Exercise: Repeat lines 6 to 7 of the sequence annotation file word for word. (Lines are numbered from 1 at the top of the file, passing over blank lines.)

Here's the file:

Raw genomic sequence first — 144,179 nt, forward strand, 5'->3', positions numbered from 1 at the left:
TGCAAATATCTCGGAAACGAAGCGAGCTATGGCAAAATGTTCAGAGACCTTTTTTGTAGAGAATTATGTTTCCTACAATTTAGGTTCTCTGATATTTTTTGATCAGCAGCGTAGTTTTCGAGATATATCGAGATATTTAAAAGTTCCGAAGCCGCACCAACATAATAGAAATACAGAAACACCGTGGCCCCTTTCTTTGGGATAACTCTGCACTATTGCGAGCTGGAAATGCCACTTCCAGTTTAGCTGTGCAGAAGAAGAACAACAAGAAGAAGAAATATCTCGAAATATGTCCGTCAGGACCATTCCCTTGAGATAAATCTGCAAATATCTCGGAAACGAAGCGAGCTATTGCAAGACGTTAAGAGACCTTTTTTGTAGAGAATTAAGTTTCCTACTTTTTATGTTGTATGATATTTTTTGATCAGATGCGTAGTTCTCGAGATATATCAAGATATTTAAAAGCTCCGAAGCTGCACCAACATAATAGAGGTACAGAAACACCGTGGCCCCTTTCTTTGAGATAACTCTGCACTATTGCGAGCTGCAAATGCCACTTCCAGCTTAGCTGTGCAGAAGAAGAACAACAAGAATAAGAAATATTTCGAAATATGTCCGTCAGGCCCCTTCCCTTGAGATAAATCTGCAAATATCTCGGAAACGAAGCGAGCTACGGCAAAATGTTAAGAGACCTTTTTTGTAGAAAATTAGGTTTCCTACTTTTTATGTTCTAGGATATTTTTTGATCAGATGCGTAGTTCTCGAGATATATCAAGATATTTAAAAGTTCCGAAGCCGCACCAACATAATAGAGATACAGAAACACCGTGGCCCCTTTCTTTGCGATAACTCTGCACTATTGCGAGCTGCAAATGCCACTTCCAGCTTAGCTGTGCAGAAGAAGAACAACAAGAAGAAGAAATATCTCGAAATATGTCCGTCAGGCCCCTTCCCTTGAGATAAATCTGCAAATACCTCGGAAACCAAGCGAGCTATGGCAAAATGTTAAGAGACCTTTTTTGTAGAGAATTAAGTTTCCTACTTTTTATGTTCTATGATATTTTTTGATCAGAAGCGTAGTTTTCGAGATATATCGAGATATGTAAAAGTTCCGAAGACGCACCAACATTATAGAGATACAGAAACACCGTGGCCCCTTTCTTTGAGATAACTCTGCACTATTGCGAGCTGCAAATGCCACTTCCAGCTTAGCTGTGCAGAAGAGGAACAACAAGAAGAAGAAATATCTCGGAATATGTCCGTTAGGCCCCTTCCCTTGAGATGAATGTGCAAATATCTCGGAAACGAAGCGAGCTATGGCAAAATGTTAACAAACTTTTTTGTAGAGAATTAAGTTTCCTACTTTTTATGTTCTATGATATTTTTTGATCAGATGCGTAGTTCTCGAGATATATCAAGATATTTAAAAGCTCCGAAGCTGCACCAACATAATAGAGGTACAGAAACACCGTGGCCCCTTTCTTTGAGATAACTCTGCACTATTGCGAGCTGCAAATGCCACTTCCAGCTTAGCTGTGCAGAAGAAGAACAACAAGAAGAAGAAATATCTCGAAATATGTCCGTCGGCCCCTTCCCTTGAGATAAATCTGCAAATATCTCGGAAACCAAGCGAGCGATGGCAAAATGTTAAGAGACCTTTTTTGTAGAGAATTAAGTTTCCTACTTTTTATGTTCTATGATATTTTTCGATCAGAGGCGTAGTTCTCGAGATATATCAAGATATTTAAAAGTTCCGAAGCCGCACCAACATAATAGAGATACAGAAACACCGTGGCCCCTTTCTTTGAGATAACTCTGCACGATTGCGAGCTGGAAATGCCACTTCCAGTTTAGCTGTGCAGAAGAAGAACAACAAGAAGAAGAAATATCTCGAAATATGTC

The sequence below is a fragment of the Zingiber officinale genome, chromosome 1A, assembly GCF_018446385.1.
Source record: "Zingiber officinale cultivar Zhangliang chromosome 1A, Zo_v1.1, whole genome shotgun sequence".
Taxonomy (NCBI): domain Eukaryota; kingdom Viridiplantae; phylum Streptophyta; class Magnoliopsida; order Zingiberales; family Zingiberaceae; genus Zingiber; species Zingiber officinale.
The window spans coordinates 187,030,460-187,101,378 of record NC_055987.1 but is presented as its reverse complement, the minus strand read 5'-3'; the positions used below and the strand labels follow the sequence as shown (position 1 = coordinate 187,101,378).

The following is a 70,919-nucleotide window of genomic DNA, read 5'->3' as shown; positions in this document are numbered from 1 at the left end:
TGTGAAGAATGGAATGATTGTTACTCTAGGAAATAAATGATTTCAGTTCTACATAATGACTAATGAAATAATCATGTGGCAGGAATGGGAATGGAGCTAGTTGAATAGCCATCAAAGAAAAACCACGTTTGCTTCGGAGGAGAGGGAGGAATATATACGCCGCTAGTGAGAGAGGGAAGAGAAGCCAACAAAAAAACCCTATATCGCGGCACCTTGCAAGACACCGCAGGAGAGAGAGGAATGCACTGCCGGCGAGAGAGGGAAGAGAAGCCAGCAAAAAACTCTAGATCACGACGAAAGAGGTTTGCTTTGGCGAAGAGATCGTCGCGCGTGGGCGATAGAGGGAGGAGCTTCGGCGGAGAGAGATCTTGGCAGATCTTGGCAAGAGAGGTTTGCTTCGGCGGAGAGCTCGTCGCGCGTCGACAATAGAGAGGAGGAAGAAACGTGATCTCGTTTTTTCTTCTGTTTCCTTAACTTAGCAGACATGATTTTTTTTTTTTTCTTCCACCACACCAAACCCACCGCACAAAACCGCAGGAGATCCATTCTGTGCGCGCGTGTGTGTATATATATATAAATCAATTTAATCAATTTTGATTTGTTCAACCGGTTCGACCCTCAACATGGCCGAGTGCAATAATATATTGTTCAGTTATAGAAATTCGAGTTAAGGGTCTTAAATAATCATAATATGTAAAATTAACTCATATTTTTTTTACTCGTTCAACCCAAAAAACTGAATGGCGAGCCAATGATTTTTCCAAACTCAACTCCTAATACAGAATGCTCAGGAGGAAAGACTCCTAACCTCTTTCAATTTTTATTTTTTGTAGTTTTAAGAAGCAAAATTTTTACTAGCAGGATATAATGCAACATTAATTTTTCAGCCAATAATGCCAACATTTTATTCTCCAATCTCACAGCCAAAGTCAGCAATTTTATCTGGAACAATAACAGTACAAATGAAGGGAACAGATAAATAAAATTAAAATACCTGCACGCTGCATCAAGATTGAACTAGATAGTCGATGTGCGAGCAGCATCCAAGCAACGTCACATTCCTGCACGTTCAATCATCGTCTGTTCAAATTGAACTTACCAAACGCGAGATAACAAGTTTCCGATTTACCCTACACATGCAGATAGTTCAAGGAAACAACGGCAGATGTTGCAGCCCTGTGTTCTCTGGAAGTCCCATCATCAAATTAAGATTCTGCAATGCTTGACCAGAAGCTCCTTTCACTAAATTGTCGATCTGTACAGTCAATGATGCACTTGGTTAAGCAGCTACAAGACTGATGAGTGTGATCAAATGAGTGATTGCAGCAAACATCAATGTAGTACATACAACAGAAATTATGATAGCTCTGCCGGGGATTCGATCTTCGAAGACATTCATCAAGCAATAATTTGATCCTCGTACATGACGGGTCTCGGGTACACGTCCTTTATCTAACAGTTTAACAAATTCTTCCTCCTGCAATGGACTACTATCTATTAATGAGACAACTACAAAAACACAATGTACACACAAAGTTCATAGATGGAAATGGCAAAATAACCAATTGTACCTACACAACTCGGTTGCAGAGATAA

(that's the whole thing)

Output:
The window spans coordinates 187,030,460-187,101,378 of record NC_055987.1 but is presented as its reverse complement, the minus strand read 5'-3'; the positions used below and the strand labels follow the sequence as shown (position 1 = coordinate 187,101,378).

The following is a 70,919-nucleotide window of genomic DNA, read 5'->3' as shown; positions in this document are numbered from 1 at the left end: